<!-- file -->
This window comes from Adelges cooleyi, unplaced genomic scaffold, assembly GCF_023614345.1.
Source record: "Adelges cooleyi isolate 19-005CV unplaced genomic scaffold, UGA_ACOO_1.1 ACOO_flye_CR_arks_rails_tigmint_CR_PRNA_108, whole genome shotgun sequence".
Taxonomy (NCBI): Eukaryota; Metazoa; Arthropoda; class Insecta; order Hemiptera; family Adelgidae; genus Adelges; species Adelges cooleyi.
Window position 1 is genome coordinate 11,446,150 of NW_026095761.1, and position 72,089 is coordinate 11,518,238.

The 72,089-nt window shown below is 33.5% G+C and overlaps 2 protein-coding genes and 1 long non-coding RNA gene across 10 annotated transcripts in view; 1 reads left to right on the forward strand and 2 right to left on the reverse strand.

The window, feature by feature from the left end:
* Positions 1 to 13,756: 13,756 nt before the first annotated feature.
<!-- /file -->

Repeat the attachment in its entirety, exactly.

This window comes from Adelges cooleyi, unplaced genomic scaffold, assembly GCF_023614345.1.
Source record: "Adelges cooleyi isolate 19-005CV unplaced genomic scaffold, UGA_ACOO_1.1 ACOO_flye_CR_arks_rails_tigmint_CR_PRNA_108, whole genome shotgun sequence".
Taxonomy (NCBI): Eukaryota; Metazoa; Arthropoda; class Insecta; order Hemiptera; family Adelgidae; genus Adelges; species Adelges cooleyi.
Window position 1 is genome coordinate 11,446,150 of NW_026095761.1, and position 72,089 is coordinate 11,518,238.

The 72,089-nt window shown below is 33.5% G+C and overlaps 2 protein-coding genes and 1 long non-coding RNA gene across 10 annotated transcripts in view; 1 reads left to right on the forward strand and 2 right to left on the reverse strand.

The window, feature by feature from the left end:
* Positions 1 to 13,756: 13,756 nt before the first annotated feature.